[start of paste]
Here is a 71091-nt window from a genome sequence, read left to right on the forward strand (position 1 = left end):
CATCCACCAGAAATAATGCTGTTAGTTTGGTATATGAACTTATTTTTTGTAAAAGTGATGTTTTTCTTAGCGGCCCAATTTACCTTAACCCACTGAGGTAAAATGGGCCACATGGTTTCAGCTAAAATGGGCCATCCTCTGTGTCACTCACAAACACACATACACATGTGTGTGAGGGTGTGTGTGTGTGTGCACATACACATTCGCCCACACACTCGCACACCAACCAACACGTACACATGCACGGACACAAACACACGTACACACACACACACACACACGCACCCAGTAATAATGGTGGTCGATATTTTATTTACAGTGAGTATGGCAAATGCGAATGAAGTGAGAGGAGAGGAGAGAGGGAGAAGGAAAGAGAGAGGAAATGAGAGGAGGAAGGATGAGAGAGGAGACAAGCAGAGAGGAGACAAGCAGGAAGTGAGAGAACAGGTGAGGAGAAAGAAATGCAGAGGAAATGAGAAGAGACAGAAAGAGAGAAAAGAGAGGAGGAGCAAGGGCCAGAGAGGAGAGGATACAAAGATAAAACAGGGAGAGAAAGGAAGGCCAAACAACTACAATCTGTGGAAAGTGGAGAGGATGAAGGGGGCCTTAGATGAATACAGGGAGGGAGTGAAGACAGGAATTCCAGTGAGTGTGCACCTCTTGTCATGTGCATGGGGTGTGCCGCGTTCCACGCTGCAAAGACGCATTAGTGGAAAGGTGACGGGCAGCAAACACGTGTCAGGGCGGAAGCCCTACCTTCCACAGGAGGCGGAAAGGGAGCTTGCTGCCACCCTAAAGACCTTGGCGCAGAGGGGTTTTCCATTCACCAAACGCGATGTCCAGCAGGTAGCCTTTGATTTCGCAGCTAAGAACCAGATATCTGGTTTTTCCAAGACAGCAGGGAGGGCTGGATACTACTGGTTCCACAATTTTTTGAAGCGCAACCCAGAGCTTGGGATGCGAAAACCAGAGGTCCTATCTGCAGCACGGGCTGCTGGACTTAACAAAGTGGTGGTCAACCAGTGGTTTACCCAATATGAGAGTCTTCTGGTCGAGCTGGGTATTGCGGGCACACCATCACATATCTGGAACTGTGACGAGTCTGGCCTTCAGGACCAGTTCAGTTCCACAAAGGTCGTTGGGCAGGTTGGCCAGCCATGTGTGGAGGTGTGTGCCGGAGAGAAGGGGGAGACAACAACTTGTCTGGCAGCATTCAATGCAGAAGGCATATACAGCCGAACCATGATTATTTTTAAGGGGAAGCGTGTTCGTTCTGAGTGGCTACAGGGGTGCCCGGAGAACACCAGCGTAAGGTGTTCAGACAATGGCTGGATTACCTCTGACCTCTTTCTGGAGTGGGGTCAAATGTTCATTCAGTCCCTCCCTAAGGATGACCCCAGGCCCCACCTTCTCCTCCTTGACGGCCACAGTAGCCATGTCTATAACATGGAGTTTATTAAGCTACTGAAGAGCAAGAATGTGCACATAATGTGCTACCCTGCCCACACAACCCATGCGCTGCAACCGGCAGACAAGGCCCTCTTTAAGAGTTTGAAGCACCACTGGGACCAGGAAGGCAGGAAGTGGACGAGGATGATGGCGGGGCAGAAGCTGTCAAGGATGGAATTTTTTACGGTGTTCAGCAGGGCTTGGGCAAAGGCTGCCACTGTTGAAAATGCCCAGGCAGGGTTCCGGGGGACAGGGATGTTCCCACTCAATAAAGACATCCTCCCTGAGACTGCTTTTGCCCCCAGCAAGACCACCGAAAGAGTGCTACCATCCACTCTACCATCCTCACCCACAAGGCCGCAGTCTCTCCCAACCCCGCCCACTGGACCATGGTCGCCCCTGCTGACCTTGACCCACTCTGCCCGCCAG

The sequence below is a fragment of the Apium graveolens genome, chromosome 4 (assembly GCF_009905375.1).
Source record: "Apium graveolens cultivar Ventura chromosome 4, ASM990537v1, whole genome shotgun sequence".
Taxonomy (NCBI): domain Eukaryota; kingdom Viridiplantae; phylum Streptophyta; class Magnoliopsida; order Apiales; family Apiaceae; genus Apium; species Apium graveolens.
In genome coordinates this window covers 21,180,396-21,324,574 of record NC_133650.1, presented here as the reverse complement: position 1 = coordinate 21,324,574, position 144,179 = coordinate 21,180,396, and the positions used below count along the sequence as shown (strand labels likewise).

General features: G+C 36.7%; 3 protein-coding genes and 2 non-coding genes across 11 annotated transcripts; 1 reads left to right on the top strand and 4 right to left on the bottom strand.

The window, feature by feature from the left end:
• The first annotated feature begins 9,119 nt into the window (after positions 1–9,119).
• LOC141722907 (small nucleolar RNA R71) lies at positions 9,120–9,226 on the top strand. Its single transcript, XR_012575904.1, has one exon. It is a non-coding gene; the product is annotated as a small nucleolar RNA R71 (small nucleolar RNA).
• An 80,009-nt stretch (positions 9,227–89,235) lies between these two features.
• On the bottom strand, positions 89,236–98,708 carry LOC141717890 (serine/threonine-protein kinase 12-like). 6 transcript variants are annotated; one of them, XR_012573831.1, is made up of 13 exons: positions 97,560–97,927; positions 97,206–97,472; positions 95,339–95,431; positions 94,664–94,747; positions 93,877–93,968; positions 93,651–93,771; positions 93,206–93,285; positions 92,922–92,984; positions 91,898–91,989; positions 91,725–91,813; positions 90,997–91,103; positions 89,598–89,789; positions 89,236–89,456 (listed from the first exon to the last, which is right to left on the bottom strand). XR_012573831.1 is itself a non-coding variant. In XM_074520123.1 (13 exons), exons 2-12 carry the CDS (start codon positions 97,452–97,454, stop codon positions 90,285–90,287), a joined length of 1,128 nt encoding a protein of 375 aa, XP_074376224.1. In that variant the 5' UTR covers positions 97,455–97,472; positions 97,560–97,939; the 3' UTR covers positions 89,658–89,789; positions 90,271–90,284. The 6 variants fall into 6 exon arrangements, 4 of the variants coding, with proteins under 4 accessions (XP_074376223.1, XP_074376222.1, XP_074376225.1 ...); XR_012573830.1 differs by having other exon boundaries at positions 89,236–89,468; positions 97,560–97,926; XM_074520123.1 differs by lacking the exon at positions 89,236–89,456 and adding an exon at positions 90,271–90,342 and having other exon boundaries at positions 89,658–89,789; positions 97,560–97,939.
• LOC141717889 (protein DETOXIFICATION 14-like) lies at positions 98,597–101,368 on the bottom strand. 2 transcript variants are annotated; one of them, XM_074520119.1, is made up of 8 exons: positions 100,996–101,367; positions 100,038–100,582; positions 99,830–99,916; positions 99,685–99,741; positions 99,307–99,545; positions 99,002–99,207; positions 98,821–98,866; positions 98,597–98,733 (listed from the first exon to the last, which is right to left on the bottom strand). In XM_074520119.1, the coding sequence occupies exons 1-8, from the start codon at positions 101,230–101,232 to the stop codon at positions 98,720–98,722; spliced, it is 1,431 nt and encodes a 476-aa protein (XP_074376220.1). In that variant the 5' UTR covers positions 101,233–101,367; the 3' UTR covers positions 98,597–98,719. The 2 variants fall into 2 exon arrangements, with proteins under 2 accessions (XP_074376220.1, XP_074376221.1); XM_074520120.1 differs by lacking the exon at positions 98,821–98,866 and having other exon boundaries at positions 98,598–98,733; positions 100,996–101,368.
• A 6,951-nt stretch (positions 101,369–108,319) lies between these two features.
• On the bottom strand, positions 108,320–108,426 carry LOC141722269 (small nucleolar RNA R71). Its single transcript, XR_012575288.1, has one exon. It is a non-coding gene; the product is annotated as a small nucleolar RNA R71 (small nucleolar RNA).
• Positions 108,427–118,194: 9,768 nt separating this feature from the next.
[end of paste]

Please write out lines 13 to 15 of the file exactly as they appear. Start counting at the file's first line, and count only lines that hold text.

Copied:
• LOC141717889 (protein DETOXIFICATION 14-like) lies at positions 98,597–101,368 on the bottom strand. 2 transcript variants are annotated; one of them, XM_074520119.1, is made up of 8 exons: positions 100,996–101,367; positions 100,038–100,582; positions 99,830–99,916; positions 99,685–99,741; positions 99,307–99,545; positions 99,002–99,207; positions 98,821–98,866; positions 98,597–98,733 (listed from the first exon to the last, which is right to left on the bottom strand). In XM_074520119.1, the coding sequence occupies exons 1-8, from the start codon at positions 101,230–101,232 to the stop codon at positions 98,720–98,722; spliced, it is 1,431 nt and encodes a 476-aa protein (XP_074376220.1). In that variant the 5' UTR covers positions 101,233–101,367; the 3' UTR covers positions 98,597–98,719. The 2 variants fall into 2 exon arrangements, with proteins under 2 accessions (XP_074376220.1, XP_074376221.1); XM_074520120.1 differs by lacking the exon at positions 98,821–98,866 and having other exon boundaries at positions 98,598–98,733; positions 100,996–101,368.
• A 6,951-nt stretch (positions 101,369–108,319) lies between these two features.
• On the bottom strand, positions 108,320–108,426 carry LOC141722269 (small nucleolar RNA R71). Its single transcript, XR_012575288.1, has one exon. It is a non-coding gene; the product is annotated as a small nucleolar RNA R71 (small nucleolar RNA).